McQuarrie’s script (with story contributions from Drew Pearce) is filled with action, sharp quips and wit, and unlike prior MI adventures, Hunt has a greater sense of humour, building on Hunt’s reactions to being trapped in impossible predicaments, being brought back from the dead, or recovering from serious body trauma after a rigorous chase, tossing, and collision with the ground. Rogue Nation is slightly tongue-in-cheek, but the gravitas of Hunt needing to unearth Lane and bring him to justice keeps the film grounded, as does his mercurial relationship with newcomer Ilsa Faust (Rebecca Ferguson), a double-agent who does her own fighting with machismo and great skill.

That Ilsa and Hunt are paired as equals gives the film a different tone, especially since the secondary thread has her fidelity to one organization (legal, and rogue) in constant question, but enhancing the globe-trotting characters are some truly remarkable action sequences. McQuarrie uses sharp editing and montage, but when his characters fight, we see the choreography; and when they’re chasing each other through a mountainous region, the motorcycles, jeeps, and cars are real, with Cruise reportedly doing a lot of his own stuntwork.

Rogue Nation also contains one of the best chase sequences on film, and like Peter Yates and Bullitt (1968), McQuarrie singles out the cycle chase as the piece de resistance in the film’s gamut of action, opting almost exclusively for sound effects. Joe Kraemer’s score is one of his finest – a big, bold orchestral soundscape – but the sound design and cutting in that sequence shows what genuine directorial skill can accomplish instead of a team of animators performing the heavy lifting while actors moving around green screen material.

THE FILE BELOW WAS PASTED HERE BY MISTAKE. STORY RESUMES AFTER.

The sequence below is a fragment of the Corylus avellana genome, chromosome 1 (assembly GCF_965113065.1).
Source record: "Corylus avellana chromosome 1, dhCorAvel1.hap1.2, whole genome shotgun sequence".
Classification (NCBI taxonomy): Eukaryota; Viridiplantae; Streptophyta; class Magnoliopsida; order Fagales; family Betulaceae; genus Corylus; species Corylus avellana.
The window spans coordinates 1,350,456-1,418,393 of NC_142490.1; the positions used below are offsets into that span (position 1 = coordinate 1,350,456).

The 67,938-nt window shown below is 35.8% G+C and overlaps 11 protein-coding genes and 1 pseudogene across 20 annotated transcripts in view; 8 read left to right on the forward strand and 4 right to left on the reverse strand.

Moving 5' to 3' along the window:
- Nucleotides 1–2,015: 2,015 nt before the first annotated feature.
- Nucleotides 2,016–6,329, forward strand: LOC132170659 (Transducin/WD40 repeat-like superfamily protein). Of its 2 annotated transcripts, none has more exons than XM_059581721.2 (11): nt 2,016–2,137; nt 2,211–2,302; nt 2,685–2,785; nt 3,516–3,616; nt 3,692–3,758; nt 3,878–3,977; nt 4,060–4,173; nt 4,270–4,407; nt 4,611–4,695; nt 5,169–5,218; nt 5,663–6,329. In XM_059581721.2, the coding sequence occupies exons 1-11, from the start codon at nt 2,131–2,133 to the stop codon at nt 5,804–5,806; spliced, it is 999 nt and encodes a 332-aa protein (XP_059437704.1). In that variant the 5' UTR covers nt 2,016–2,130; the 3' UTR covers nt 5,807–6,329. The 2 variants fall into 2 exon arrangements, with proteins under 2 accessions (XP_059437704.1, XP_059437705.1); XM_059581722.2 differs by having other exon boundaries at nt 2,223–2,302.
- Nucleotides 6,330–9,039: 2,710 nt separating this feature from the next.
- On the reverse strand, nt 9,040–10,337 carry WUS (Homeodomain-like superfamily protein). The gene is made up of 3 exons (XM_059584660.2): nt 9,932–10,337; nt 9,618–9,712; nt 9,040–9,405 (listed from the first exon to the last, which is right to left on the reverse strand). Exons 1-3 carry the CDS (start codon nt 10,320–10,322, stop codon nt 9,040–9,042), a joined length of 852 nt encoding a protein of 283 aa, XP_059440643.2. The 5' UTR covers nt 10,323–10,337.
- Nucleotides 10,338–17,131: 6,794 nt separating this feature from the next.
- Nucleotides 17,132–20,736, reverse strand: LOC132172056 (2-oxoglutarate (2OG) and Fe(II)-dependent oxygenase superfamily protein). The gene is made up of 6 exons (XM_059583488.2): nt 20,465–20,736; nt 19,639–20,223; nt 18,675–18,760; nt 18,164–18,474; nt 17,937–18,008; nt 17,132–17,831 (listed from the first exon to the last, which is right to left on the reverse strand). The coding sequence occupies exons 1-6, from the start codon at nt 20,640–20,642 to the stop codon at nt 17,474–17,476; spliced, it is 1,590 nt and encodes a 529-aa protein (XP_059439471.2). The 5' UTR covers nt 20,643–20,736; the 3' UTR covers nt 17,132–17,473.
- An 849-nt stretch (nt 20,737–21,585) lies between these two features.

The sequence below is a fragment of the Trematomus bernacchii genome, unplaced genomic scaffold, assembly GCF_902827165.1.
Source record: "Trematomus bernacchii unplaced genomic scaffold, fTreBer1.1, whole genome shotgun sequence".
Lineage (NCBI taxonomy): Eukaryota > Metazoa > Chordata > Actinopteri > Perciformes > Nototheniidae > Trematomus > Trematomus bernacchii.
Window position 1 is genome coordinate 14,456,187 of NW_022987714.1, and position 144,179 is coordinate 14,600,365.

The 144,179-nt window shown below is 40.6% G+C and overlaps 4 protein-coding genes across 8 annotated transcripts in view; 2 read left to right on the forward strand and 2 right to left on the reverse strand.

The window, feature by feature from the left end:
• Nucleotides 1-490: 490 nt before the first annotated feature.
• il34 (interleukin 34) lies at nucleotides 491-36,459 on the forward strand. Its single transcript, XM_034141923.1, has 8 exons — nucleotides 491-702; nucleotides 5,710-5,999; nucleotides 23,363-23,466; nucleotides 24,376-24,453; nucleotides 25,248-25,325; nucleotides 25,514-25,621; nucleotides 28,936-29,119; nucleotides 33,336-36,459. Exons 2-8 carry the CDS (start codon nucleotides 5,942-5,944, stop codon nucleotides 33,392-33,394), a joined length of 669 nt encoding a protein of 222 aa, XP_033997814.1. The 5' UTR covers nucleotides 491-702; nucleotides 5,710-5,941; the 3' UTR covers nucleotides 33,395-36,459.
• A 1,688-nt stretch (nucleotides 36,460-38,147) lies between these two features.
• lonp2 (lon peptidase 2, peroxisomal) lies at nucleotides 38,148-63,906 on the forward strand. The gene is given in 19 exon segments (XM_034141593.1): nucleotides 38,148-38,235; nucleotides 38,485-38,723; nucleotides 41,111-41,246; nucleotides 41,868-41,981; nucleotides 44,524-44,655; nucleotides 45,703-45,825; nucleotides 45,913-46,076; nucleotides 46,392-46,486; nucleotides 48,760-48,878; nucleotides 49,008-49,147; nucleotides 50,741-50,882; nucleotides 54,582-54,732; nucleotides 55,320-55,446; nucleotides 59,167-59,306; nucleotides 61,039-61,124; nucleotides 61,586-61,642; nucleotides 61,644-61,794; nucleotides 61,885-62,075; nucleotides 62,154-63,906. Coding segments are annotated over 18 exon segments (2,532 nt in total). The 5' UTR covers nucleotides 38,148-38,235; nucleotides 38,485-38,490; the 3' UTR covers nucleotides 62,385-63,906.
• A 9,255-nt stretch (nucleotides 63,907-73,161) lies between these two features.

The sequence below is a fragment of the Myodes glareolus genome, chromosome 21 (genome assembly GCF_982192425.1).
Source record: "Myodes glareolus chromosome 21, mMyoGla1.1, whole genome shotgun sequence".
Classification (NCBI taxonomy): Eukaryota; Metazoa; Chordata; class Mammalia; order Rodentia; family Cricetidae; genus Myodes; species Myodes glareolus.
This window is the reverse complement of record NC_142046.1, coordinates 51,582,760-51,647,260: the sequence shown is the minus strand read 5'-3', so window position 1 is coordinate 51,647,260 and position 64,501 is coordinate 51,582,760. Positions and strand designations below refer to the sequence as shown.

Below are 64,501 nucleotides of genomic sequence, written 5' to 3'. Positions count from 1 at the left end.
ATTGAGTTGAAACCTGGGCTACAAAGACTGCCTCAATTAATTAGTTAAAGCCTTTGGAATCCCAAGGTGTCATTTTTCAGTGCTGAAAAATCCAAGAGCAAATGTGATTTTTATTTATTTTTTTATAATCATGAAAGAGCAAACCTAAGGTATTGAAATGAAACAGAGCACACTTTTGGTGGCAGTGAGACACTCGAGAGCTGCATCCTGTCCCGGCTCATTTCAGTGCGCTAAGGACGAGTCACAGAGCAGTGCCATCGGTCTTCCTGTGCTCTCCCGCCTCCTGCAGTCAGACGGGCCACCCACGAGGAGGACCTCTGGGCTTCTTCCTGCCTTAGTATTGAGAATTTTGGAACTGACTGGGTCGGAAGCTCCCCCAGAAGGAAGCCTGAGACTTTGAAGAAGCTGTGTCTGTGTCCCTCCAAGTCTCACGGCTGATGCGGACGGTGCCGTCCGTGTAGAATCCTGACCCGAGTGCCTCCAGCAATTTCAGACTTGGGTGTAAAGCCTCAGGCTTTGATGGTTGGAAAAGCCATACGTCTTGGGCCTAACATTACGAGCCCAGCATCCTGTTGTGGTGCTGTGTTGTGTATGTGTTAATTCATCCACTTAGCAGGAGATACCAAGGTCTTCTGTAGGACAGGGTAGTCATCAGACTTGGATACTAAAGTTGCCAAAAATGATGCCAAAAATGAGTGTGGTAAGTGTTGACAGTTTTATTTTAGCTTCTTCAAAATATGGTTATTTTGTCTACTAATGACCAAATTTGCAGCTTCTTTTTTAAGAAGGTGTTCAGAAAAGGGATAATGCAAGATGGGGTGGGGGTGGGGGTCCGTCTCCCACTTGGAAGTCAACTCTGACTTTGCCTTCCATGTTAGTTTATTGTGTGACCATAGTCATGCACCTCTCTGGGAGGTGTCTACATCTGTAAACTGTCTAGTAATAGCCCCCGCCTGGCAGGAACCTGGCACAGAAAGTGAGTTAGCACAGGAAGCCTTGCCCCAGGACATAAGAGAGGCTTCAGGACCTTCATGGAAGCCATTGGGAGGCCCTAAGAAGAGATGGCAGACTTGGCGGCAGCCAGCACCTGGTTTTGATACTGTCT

Rogue Nation does have digital effects, but they’re more discretely employed to enhance rather than dominate, allowing for natural character and vehicle movements so the final montage doesn’t resemble a swooping video game vignette.

Ferguson’s Ilsa is a welcome addition to the cast, being mysterious and sultry and kick-ass when necessary; Jens Hultén is creepy as the torturing Bone Doctor Janik; and Pegg’s Benji is put into more dire situations, giving the actor more dramatic material than the usual wry quips. (Perhaps the most unique casting choice involves a kind of ‘shared bone structure’: although it’s unintentional, both Harris and Simon McBurney as British spy head Atlee share the same facial design and bone structure as Pegg!)

With the franchise having taken this brief detour with Hunt & Co. gone rogue and back, and their IMF branch back from the brink of eradication, the franchise is set up to tackle another singular villain, unless its next director and writer(s) choose something more bold.

 

 

© 2015 Mark R. Hasan

 


 

External References:
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Category: Blu-ray / DVD Film Review